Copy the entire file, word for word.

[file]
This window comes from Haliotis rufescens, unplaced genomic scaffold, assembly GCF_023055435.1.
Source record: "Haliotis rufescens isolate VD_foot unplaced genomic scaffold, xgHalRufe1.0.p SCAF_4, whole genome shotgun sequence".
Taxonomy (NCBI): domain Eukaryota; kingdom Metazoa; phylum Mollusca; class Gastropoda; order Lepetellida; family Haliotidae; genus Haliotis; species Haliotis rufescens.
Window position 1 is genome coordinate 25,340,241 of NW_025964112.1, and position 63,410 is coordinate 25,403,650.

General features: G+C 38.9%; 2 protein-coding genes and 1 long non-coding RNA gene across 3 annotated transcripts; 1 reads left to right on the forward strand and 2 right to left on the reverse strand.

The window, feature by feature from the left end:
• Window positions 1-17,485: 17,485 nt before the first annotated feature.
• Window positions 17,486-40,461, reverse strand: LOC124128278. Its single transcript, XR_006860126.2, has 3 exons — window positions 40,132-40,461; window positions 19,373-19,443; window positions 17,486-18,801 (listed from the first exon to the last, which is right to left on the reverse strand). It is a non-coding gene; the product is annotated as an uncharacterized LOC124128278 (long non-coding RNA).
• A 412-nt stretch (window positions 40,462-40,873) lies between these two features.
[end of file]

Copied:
This window comes from Haliotis rufescens, unplaced genomic scaffold, assembly GCF_023055435.1.
Source record: "Haliotis rufescens isolate VD_foot unplaced genomic scaffold, xgHalRufe1.0.p SCAF_4, whole genome shotgun sequence".
Taxonomy (NCBI): domain Eukaryota; kingdom Metazoa; phylum Mollusca; class Gastropoda; order Lepetellida; family Haliotidae; genus Haliotis; species Haliotis rufescens.
Window position 1 is genome coordinate 25,340,241 of NW_025964112.1, and position 63,410 is coordinate 25,403,650.

General features: G+C 38.9%; 2 protein-coding genes and 1 long non-coding RNA gene across 3 annotated transcripts; 1 reads left to right on the forward strand and 2 right to left on the reverse strand.

The window, feature by feature from the left end:
• Window positions 1-17,485: 17,485 nt before the first annotated feature.
• Window positions 17,486-40,461, reverse strand: LOC124128278. Its single transcript, XR_006860126.2, has 3 exons — window positions 40,132-40,461; window positions 19,373-19,443; window positions 17,486-18,801 (listed from the first exon to the last, which is right to left on the reverse strand). It is a non-coding gene; the product is annotated as an uncharacterized LOC124128278 (long non-coding RNA).
• A 412-nt stretch (window positions 40,462-40,873) lies between these two features.